We utilize Pacific Gyre GPS/
"Microstar" drifters to observe
and study near-shore ocean circulation off the Southern California
coast. The drifters record their position with GPS every 10 minutes and
transmit their position data in near real-time to a web-based host
computer using the Mobitex narrow band, data-only, cellular
communications system. This sort of time and space resolution enables
characteristic near-shore circulation patterns to be properly resolved.
The drifters give direct observations of paths taken by freely floating
objects at the ocean surface such as spilled oil, other pollutants, or
things lost at sea.
Experiment / Deployment Areas
Please go to our Deployments Page
to see plots and information about our deployment areas.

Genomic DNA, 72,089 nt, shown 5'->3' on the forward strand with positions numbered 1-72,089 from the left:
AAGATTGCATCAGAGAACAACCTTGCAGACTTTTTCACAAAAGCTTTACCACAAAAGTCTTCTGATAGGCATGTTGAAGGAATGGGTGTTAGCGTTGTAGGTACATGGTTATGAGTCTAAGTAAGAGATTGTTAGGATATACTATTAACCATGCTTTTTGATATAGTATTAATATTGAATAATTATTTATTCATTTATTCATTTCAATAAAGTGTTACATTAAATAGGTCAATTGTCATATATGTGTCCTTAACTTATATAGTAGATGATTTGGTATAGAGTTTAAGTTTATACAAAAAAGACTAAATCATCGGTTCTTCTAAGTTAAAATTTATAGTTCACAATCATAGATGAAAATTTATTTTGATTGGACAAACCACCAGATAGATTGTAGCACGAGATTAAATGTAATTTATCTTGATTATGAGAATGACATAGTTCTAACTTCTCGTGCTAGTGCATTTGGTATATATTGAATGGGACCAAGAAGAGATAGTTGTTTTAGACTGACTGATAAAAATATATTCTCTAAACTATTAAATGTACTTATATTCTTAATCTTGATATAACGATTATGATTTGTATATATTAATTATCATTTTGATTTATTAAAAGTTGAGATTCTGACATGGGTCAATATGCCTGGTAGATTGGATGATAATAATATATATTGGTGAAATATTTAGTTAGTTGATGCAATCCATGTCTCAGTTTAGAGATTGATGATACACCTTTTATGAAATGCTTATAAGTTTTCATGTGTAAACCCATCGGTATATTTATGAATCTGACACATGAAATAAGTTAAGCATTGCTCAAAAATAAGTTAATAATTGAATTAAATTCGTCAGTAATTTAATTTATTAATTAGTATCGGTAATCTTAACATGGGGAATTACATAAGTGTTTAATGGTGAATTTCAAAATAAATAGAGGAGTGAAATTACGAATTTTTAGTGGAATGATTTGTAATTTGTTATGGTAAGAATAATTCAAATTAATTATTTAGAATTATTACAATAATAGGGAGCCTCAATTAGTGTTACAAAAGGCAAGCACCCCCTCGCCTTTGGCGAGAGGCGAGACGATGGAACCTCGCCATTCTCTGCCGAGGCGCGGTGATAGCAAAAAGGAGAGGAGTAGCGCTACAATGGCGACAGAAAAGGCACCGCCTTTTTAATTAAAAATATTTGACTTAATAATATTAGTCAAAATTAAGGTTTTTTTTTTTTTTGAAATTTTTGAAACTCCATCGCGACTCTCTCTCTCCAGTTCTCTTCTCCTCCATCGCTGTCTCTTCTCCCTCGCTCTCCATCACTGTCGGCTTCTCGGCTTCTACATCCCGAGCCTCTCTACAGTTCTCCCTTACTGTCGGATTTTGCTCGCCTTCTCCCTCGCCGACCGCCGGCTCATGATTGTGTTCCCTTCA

Ohlmann, J. C., P. White, L. Washburn, E. Terrill, B. Emery, and M. Otero, Interpretation of Coastal HF Radar-Derived Surface Currents with High-Resolution Drifter Data
. Journal of Atmospheric and Oceanic Technology
, 24, 666-680, 2007.
Emery, B. E., L. Washburn, M. Love, M. M. Nishimoto, and J. C. Ohlmann, Do Oil and Gas Platforms off California Reduce Recruitment of Bocaccio (Sebastes Paucispinis) to Natural Habitat? An Analysis based on Trajectories derived from High Frequency Radar
, Fisheries Bulletin
, 104, 391-400, 2006.
Ohlmann, J. C., A new kind of drifter to observe the coastal ocean, Bulletin of the American Meteorological Society, 86, 1219-1220, 2005.
South Central California CODAR Project
San Diego Coastal Ocean Observing System